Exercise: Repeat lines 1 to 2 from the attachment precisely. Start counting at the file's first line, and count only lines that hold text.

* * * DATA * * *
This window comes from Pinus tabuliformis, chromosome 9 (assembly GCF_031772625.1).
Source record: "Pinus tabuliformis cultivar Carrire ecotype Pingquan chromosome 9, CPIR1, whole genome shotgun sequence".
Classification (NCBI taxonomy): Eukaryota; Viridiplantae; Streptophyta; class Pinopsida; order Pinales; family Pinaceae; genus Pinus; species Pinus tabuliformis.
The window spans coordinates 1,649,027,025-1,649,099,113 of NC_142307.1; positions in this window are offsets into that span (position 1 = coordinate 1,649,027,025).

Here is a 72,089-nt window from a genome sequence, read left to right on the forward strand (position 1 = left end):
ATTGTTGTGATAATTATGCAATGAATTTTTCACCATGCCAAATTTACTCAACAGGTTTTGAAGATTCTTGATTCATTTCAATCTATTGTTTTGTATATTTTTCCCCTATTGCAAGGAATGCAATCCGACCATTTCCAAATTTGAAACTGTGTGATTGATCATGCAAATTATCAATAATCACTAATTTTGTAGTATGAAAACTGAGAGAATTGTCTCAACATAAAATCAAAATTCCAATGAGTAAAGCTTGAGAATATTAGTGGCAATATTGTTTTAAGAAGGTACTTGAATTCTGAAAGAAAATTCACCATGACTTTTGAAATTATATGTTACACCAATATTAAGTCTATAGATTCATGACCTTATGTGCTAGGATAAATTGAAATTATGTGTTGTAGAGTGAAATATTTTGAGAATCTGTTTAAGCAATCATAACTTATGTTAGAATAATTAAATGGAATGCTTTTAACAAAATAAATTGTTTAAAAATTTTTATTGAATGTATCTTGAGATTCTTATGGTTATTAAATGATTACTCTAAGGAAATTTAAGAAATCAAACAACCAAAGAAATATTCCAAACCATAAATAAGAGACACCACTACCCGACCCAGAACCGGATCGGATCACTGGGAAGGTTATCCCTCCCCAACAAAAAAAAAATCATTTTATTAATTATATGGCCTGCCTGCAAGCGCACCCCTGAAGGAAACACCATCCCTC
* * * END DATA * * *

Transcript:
This window comes from Pinus tabuliformis, chromosome 9 (assembly GCF_031772625.1).
Source record: "Pinus tabuliformis cultivar Carrire ecotype Pingquan chromosome 9, CPIR1, whole genome shotgun sequence".